UPS, FEDEX, USPS all employ people, some of whom are thieves. I once knew a postal clerk who read the insurance forms and stole what he wanted…it was a kind of shopping list for him. “Hell, it’s insured…!” he said.

        In my small business I have shipped many, many, thousands of packages–mostly USPS. The delivery rate is very nearly perfect. So much so, that I never insure anything. Europe?…not so much. Asia and Australia are good. Africa? Forget it. Tip: about one-percent of USPS packages sent to Austria get misrouted to Australia…and vice-versa.

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  28. Lassie says:

    I do my best to be patient, and nice to, cashiers and salespeople as a rule, unless they obviously have some issues about customer service and are rude or simply. don’t. care. My daughter had a job at Walmart for a while, she was assigned to keeping office supplies neatly arranged on the shelves. All day. And tidying up the area. All day. But a few times she was recruited to fill in as a cashier at the checkout, in spite of the fact she NEVER had ANY training in even how to operate the machine! Since she had a rudimentary idea of how to work it, she went ahead and with varying degrees of success that first day she managed to work the checkout line, despite a lot of grumbling from people justifiably in a hurry to pay and get out of there. It wasn’t her fault! But it sure looked that way…I think one of the worst jobs in the world is to stand in front of the self-checkout counters all day holding a key, waiting for the flashing light indicating there’s a problem, and walking over to ‘fix’ that machine.

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    • Melanie says:

      On your note about blaming cashiers–

      I used to work for a huge movie theater chain in a concession counter. I would run the cash till, dole out popcorn and soda, and send people on to their movies. It will never cease to irritate me the number of people who would complaint to me about the price of the popcorn (around $8). I have fantasized about deadpanning someone and reminding them that, by the way, I won’t make that much in an hour at work. Enjoy your show.


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  29. Beth says:

    One of the worst retail experiences I had was not technically retail…it was in a restaurant. My husband, a friend and I went out to a local Indian place that is highly talked about. We got seated promptly, but then forgotten about or something. We did not get water, anyone asking to take out order, or any type of acknowledgment in terms of a look, or gesture or anything for at least a half an hour (though the staff were running around filling water and orders at other tables, seating other guests….and even taking 2 other orders of people who came in after us). When we were finally able to order and finally got our order, it too them another at least 30 minutes to get it out to us. They never refilled our drinks (even after asking), they never apologized for the wait, and we were barely able to get someone attention to get out check. The restaurant was not that busy and it seemed to be staffed enough to cover the tables that were full. I felt like we were discriminated against because we were not Indian, as everyone else in the place was. My companions loved the food, but I don’t want to go back, the experience was too underwhelming.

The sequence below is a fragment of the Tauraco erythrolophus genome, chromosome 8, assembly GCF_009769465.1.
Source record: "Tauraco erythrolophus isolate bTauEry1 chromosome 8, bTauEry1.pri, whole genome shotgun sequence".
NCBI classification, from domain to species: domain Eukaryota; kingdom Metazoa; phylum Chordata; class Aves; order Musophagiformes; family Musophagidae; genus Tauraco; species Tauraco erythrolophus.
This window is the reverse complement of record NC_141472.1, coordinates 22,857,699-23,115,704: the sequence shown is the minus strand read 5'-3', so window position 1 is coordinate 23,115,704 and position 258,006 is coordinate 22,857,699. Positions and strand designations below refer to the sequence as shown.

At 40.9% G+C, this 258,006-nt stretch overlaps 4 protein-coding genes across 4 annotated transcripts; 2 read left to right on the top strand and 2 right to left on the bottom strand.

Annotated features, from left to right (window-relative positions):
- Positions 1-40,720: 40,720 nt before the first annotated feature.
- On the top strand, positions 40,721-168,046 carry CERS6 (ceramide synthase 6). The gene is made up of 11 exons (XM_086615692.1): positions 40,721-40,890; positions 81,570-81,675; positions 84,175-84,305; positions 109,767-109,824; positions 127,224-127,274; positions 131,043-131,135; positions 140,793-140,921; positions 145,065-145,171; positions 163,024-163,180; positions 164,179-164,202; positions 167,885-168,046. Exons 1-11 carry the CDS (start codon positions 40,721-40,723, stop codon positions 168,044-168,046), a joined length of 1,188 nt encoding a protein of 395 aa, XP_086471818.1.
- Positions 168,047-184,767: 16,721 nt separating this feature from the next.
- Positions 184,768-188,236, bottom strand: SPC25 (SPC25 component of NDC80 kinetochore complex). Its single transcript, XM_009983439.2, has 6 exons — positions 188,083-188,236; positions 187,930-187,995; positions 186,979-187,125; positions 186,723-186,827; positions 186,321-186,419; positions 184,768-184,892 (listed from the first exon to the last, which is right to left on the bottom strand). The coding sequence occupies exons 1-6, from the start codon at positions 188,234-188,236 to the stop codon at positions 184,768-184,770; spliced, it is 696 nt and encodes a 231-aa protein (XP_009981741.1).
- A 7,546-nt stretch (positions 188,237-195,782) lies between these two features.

As for good experiences, my husband is a big proponent of M&M’s. He once had a bag that didn’t “taste the same” as the rest of the M&M’s he’s eaten. So he called the customer hotline number on the back of the bag. Not to complain, just to let them know that this batch was off (he did eat the whole bag, it wasn’t bad, just different). He didn’t expect anything in return, he was given a “Thank you for your comments and concerns” line and he left it at that. A few weeks later, he got mail from them with a could of coupons – 1 free bag of M&M’s, $1 off a large bag, etc. It was nice that they took his comment seriously and thought to do something to keep his business (not that they need to worry about that!).

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  30. Jeremy says:

    A contrast:

    Setting #1: Apple Store anywhere in hum-drum Columbus, OH. Situation: Unresponsive hard-drive on a 1yr old iMac. Customer Service: After being greeted immediately upon entering the store and explaining that I had a Genius-bar appointment I was escorted directly back to the Genius-bar for help. Within 10 minutes (there were at least 20 employees and 50 customers at the time in what is one of the smaller Apple stores I’ve been in) I was assisted by another friendly, more knowledgeable Apple employee than me (I work in IT, and have extensive computer hardware and software knowledge). After some initial diagnostic checks performed while genially chatting with me about what the problem could be and what checks he was performing, this employee offered to simply install a brand new drive within an hour. I agreed, and in 45 minutes my computer was fixed, I picked it up, and drove home. Complete satisfaction.